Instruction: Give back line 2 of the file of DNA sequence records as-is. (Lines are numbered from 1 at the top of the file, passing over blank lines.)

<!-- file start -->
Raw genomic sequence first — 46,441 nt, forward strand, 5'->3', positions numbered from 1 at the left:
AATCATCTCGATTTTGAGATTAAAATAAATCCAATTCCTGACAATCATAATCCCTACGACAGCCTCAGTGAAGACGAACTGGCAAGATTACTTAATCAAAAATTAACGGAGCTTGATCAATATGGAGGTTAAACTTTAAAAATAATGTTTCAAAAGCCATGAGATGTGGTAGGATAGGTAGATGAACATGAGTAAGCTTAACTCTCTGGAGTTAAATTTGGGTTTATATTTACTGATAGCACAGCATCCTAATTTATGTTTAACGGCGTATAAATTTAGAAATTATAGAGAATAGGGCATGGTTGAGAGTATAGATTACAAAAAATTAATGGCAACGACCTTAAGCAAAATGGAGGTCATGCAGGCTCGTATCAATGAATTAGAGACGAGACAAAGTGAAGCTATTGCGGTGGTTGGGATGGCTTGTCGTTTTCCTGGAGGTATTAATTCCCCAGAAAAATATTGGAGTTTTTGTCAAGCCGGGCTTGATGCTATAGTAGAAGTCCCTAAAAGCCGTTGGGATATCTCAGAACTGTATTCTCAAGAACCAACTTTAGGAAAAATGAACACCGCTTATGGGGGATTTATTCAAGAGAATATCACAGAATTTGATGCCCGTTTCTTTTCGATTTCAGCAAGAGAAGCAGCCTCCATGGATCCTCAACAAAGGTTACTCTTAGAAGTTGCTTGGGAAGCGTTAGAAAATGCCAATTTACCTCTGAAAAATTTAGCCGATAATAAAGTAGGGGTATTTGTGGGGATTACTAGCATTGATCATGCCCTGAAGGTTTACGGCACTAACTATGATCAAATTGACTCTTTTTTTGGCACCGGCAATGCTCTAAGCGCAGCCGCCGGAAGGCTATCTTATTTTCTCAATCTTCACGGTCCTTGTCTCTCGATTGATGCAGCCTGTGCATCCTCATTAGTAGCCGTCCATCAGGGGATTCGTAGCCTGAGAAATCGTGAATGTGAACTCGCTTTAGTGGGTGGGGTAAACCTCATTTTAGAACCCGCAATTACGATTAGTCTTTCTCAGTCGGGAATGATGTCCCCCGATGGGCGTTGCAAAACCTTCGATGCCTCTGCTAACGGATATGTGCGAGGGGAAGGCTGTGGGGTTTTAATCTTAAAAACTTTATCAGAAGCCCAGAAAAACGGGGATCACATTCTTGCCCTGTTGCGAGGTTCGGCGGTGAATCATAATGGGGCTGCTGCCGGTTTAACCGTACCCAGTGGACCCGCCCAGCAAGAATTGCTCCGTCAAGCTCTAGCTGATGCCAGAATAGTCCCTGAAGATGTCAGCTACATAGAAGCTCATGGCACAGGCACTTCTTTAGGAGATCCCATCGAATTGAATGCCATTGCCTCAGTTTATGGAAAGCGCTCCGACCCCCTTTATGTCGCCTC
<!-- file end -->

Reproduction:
AATCATCTCGATTTTGAGATTAAAATAAATCCAATTCCTGACAATCATAATCCCTACGACAGCCTCAGTGAAGACGAACTGGCAAGATTACTTAATCAAAAATTAACGGAGCTTGATCAATATGGAGGTTAAACTTTAAAAATAATGTTTCAAAAGCCATGAGATGTGGTAGGATAGGTAGATGAACATGAGTAAGCTTAACTCTCTGGAGTTAAATTTGGGTTTATATTTACTGATAGCACAGCATCCTAATTTATGTTTAACGGCGTATAAATTTAGAAATTATAGAGAATAGGGCATGGTTGAGAGTATAGATTACAAAAAATTAATGGCAACGACCTTAAGCAAAATGGAGGTCATGCAGGCTCGTATCAATGAATTAGAGACGAGACAAAGTGAAGCTATTGCGGTGGTTGGGATGGCTTGTCGTTTTCCTGGAGGTATTAATTCCCCAGAAAAATATTGGAGTTTTTGTCAAGCCGGGCTTGATGCTATAGTAGAAGTCCCTAAAAGCCGTTGGGATATCTCAGAACTGTATTCTCAAGAACCAACTTTAGGAAAAATGAACACCGCTTATGGGGGATTTATTCAAGAGAATATCACAGAATTTGATGCCCGTTTCTTTTCGATTTCAGCAAGAGAAGCAGCCTCCATGGATCCTCAACAAAGGTTACTCTTAGAAGTTGCTTGGGAAGCGTTAGAAAATGCCAATTTACCTCTGAAAAATTTAGCCGATAATAAAGTAGGGGTATTTGTGGGGATTACTAGCATTGATCATGCCCTGAAGGTTTACGGCACTAACTATGATCAAATTGACTCTTTTTTTGGCACCGGCAATGCTCTAAGCGCAGCCGCCGGAAGGCTATCTTATTTTCTCAATCTTCACGGTCCTTGTCTCTCGATTGATGCAGCCTGTGCATCCTCATTAGTAGCCGTCCATCAGGGGATTCGTAGCCTGAGAAATCGTGAATGTGAACTCGCTTTAGTGGGTGGGGTAAACCTCATTTTAGAACCCGCAATTACGATTAGTCTTTCTCAGTCGGGAATGATGTCCCCCGATGGGCGTTGCAAAACCTTCGATGCCTCTGCTAACGGATATGTGCGAGGGGAAGGCTGTGGGGTTTTAATCTTAAAAACTTTATCAGAAGCCCAGAAAAACGGGGATCACATTCTTGCCCTGTTGCGAGGTTCGGCGGTGAATCATAATGGGGCTGCTGCCGGTTTAACCGTACCCAGTGGACCCGCCCAGCAAGAATTGCTCCGTCAAGCTCTAGCTGATGCCAGAATAGTCCCTGAAGATGTCAGCTACATAGAAGCTCATGGCACAGGCACTTCTTTAGGAGATCCCATCGAATTGAATGCCATTGCCTCAGTTTATGGAAAGCGCTCCGACCCCCTTTATGTCGCCTC